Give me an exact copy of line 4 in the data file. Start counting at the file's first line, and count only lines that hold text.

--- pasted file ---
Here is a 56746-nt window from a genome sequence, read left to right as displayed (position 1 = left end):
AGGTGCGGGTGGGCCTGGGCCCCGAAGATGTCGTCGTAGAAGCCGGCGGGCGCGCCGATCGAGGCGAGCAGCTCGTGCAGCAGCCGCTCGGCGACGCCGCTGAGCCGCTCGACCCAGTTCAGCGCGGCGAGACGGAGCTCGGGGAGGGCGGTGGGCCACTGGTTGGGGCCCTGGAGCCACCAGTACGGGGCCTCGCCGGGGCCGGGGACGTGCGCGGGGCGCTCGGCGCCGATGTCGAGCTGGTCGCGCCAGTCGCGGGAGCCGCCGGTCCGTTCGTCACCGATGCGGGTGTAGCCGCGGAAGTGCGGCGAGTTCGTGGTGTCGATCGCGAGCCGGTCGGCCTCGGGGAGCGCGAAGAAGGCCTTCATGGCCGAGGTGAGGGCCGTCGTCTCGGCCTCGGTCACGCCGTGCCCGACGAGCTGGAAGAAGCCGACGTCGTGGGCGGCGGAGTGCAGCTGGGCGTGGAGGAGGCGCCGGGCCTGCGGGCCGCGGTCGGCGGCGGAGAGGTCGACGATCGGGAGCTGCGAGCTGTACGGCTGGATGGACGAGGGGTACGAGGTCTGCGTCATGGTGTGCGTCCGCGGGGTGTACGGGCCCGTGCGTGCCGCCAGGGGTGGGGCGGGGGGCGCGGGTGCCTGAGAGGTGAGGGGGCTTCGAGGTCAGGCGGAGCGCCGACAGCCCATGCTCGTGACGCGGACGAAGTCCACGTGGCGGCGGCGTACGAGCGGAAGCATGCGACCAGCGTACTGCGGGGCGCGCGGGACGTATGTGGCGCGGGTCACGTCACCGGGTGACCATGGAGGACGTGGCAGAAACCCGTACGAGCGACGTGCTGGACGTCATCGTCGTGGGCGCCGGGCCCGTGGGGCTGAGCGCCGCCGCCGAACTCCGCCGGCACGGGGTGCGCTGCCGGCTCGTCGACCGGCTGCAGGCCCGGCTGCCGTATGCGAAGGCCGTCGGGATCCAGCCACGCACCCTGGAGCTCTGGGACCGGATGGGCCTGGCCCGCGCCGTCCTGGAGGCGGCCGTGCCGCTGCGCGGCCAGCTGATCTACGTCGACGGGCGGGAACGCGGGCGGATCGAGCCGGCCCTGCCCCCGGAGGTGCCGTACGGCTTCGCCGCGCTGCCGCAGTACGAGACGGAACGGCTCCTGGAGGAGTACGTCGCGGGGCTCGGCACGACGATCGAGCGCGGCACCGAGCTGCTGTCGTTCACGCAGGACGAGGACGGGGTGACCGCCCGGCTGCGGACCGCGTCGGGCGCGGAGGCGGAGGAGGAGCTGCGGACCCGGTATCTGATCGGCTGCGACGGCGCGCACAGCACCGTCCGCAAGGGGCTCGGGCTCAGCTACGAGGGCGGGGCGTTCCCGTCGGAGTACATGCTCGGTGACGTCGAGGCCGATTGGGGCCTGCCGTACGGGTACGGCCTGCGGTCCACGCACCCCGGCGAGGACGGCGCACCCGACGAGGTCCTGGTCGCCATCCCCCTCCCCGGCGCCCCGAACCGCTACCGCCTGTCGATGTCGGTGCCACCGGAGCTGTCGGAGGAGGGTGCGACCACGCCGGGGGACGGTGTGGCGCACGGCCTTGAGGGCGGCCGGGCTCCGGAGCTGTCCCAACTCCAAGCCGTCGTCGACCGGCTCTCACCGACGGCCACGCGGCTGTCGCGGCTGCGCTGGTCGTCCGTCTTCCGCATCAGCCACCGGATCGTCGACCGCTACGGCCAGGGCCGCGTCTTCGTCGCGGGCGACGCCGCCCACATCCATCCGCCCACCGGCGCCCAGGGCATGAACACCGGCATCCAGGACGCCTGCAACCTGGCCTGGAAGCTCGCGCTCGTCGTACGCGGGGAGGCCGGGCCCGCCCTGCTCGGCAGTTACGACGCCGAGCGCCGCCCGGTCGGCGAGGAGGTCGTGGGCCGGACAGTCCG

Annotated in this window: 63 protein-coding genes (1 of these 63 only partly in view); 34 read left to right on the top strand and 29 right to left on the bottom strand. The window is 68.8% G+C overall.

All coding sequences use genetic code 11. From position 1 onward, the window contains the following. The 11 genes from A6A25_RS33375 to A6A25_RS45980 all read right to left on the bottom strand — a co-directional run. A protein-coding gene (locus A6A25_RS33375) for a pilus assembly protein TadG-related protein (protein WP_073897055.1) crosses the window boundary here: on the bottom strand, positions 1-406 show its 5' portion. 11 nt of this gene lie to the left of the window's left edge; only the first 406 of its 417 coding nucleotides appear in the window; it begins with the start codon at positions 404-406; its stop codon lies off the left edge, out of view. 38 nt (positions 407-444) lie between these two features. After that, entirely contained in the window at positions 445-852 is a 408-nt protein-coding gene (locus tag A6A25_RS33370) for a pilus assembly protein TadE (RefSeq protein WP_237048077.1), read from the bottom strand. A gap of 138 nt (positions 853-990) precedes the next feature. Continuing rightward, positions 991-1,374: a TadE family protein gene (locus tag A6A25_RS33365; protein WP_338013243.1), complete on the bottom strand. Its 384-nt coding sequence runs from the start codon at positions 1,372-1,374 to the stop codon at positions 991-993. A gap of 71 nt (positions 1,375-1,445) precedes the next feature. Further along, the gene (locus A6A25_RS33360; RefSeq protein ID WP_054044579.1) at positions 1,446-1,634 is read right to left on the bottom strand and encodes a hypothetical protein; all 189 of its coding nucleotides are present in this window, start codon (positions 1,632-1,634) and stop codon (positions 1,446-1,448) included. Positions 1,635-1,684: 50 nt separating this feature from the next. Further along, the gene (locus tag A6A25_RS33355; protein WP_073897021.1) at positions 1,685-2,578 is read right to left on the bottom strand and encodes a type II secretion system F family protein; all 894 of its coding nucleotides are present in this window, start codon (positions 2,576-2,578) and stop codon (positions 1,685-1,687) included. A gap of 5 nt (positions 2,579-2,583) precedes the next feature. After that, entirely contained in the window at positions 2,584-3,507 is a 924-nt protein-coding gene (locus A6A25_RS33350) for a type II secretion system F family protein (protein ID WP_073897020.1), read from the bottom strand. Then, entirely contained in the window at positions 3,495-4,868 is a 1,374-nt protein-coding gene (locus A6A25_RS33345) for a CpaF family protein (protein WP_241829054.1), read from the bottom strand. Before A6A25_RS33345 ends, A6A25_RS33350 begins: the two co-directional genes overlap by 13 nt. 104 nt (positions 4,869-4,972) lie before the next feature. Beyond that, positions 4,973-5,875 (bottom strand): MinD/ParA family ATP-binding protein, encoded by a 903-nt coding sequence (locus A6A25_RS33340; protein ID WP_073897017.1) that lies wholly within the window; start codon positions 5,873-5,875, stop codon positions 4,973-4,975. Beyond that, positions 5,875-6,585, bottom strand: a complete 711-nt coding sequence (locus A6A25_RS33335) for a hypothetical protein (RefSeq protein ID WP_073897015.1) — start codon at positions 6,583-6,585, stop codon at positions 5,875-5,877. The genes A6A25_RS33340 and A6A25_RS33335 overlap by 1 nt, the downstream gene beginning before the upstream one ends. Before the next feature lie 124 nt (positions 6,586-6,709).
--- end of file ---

All coding sequences use genetic code 11. From position 1 onward, the window contains the following. The 11 genes from A6A25_RS33375 to A6A25_RS45980 all read right to left on the bottom strand — a co-directional run. A protein-coding gene (locus A6A25_RS33375) for a pilus assembly protein TadG-related protein (protein WP_073897055.1) crosses the window boundary here: on the bottom strand, positions 1-406 show its 5' portion. 11 nt of this gene lie to the left of the window's left edge; only the first 406 of its 417 coding nucleotides appear in the window; it begins with the start codon at positions 404-406; its stop codon lies off the left edge, out of view. 38 nt (positions 407-444) lie between these two features. After that, entirely contained in the window at positions 445-852 is a 408-nt protein-coding gene (locus tag A6A25_RS33370) for a pilus assembly protein TadE (RefSeq protein WP_237048077.1), read from the bottom strand. A gap of 138 nt (positions 853-990) precedes the next feature. Continuing rightward, positions 991-1,374: a TadE family protein gene (locus tag A6A25_RS33365; protein WP_338013243.1), complete on the bottom strand. Its 384-nt coding sequence runs from the start codon at positions 1,372-1,374 to the stop codon at positions 991-993. A gap of 71 nt (positions 1,375-1,445) precedes the next feature. Further along, the gene (locus A6A25_RS33360; RefSeq protein ID WP_054044579.1) at positions 1,446-1,634 is read right to left on the bottom strand and encodes a hypothetical protein; all 189 of its coding nucleotides are present in this window, start codon (positions 1,632-1,634) and stop codon (positions 1,446-1,448) included. Positions 1,635-1,684: 50 nt separating this feature from the next. Further along, the gene (locus tag A6A25_RS33355; protein WP_073897021.1) at positions 1,685-2,578 is read right to left on the bottom strand and encodes a type II secretion system F family protein; all 894 of its coding nucleotides are present in this window, start codon (positions 2,576-2,578) and stop codon (positions 1,685-1,687) included. A gap of 5 nt (positions 2,579-2,583) precedes the next feature. After that, entirely contained in the window at positions 2,584-3,507 is a 924-nt protein-coding gene (locus A6A25_RS33350) for a type II secretion system F family protein (protein ID WP_073897020.1), read from the bottom strand. Then, entirely contained in the window at positions 3,495-4,868 is a 1,374-nt protein-coding gene (locus A6A25_RS33345) for a CpaF family protein (protein WP_241829054.1), read from the bottom strand. Before A6A25_RS33345 ends, A6A25_RS33350 begins: the two co-directional genes overlap by 13 nt. 104 nt (positions 4,869-4,972) lie before the next feature. Beyond that, positions 4,973-5,875 (bottom strand): MinD/ParA family ATP-binding protein, encoded by a 903-nt coding sequence (locus A6A25_RS33340; protein ID WP_073897017.1) that lies wholly within the window; start codon positions 5,873-5,875, stop codon positions 4,973-4,975. Beyond that, positions 5,875-6,585, bottom strand: a complete 711-nt coding sequence (locus A6A25_RS33335) for a hypothetical protein (RefSeq protein ID WP_073897015.1) — start codon at positions 6,583-6,585, stop codon at positions 5,875-5,877. The genes A6A25_RS33340 and A6A25_RS33335 overlap by 1 nt, the downstream gene beginning before the upstream one ends. Before the next feature lie 124 nt (positions 6,586-6,709).